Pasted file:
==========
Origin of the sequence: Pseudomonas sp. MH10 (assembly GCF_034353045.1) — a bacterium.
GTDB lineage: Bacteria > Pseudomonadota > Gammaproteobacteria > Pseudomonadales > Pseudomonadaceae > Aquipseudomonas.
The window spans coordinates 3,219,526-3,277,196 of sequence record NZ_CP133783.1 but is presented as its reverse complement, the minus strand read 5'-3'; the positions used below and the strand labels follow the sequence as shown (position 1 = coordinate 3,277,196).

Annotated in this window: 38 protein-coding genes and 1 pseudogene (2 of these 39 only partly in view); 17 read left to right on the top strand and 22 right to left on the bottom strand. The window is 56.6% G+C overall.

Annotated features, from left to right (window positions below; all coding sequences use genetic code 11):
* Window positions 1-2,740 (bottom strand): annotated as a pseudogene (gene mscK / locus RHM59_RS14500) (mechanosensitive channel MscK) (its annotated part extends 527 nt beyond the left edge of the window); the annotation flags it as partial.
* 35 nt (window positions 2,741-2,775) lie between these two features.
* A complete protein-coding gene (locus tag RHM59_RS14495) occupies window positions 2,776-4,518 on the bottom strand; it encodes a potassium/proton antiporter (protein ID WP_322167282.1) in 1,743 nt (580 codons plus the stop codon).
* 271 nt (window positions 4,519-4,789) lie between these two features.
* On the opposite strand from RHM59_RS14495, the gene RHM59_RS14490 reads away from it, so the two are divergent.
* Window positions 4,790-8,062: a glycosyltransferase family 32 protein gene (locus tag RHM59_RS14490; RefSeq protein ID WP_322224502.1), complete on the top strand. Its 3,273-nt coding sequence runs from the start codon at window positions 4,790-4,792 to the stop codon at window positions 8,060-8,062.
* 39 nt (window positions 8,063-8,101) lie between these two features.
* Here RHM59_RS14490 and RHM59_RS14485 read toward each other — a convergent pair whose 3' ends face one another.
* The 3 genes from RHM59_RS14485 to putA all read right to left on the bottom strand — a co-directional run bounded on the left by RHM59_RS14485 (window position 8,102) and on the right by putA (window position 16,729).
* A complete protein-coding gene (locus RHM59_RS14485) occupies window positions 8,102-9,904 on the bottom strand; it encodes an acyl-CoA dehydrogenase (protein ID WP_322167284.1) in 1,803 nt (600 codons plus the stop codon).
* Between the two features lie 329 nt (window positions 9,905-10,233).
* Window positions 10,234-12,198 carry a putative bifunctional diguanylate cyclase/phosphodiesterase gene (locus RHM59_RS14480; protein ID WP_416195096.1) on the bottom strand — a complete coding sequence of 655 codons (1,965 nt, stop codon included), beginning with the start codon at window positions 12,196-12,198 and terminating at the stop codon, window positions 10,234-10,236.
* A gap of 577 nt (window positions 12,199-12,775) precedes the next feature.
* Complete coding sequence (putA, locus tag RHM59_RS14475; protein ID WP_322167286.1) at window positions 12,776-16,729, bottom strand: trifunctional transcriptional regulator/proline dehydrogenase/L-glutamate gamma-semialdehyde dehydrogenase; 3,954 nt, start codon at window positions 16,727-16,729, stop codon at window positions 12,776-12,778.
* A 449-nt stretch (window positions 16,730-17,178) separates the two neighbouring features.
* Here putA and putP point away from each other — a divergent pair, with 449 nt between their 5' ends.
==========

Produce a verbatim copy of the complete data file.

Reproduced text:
Origin of the sequence: Pseudomonas sp. MH10 (assembly GCF_034353045.1) — a bacterium.
GTDB lineage: Bacteria > Pseudomonadota > Gammaproteobacteria > Pseudomonadales > Pseudomonadaceae > Aquipseudomonas.
The window spans coordinates 3,219,526-3,277,196 of sequence record NZ_CP133783.1 but is presented as its reverse complement, the minus strand read 5'-3'; the positions used below and the strand labels follow the sequence as shown (position 1 = coordinate 3,277,196).

Annotated in this window: 38 protein-coding genes and 1 pseudogene (2 of these 39 only partly in view); 17 read left to right on the top strand and 22 right to left on the bottom strand. The window is 56.6% G+C overall.

Annotated features, from left to right (window positions below; all coding sequences use genetic code 11):
* Window positions 1-2,740 (bottom strand): annotated as a pseudogene (gene mscK / locus RHM59_RS14500) (mechanosensitive channel MscK) (its annotated part extends 527 nt beyond the left edge of the window); the annotation flags it as partial.
* 35 nt (window positions 2,741-2,775) lie between these two features.
* A complete protein-coding gene (locus tag RHM59_RS14495) occupies window positions 2,776-4,518 on the bottom strand; it encodes a potassium/proton antiporter (protein ID WP_322167282.1) in 1,743 nt (580 codons plus the stop codon).
* 271 nt (window positions 4,519-4,789) lie between these two features.
* On the opposite strand from RHM59_RS14495, the gene RHM59_RS14490 reads away from it, so the two are divergent.
* Window positions 4,790-8,062: a glycosyltransferase family 32 protein gene (locus tag RHM59_RS14490; RefSeq protein ID WP_322224502.1), complete on the top strand. Its 3,273-nt coding sequence runs from the start codon at window positions 4,790-4,792 to the stop codon at window positions 8,060-8,062.
* 39 nt (window positions 8,063-8,101) lie between these two features.
* Here RHM59_RS14490 and RHM59_RS14485 read toward each other — a convergent pair whose 3' ends face one another.
* The 3 genes from RHM59_RS14485 to putA all read right to left on the bottom strand — a co-directional run bounded on the left by RHM59_RS14485 (window position 8,102) and on the right by putA (window position 16,729).
* A complete protein-coding gene (locus RHM59_RS14485) occupies window positions 8,102-9,904 on the bottom strand; it encodes an acyl-CoA dehydrogenase (protein ID WP_322167284.1) in 1,803 nt (600 codons plus the stop codon).
* Between the two features lie 329 nt (window positions 9,905-10,233).
* Window positions 10,234-12,198 carry a putative bifunctional diguanylate cyclase/phosphodiesterase gene (locus RHM59_RS14480; protein ID WP_416195096.1) on the bottom strand — a complete coding sequence of 655 codons (1,965 nt, stop codon included), beginning with the start codon at window positions 12,196-12,198 and terminating at the stop codon, window positions 10,234-10,236.
* A gap of 577 nt (window positions 12,199-12,775) precedes the next feature.
* Complete coding sequence (putA, locus tag RHM59_RS14475; protein ID WP_322167286.1) at window positions 12,776-16,729, bottom strand: trifunctional transcriptional regulator/proline dehydrogenase/L-glutamate gamma-semialdehyde dehydrogenase; 3,954 nt, start codon at window positions 16,727-16,729, stop codon at window positions 12,776-12,778.
* A 449-nt stretch (window positions 16,730-17,178) separates the two neighbouring features.
* Here putA and putP point away from each other — a divergent pair, with 449 nt between their 5' ends.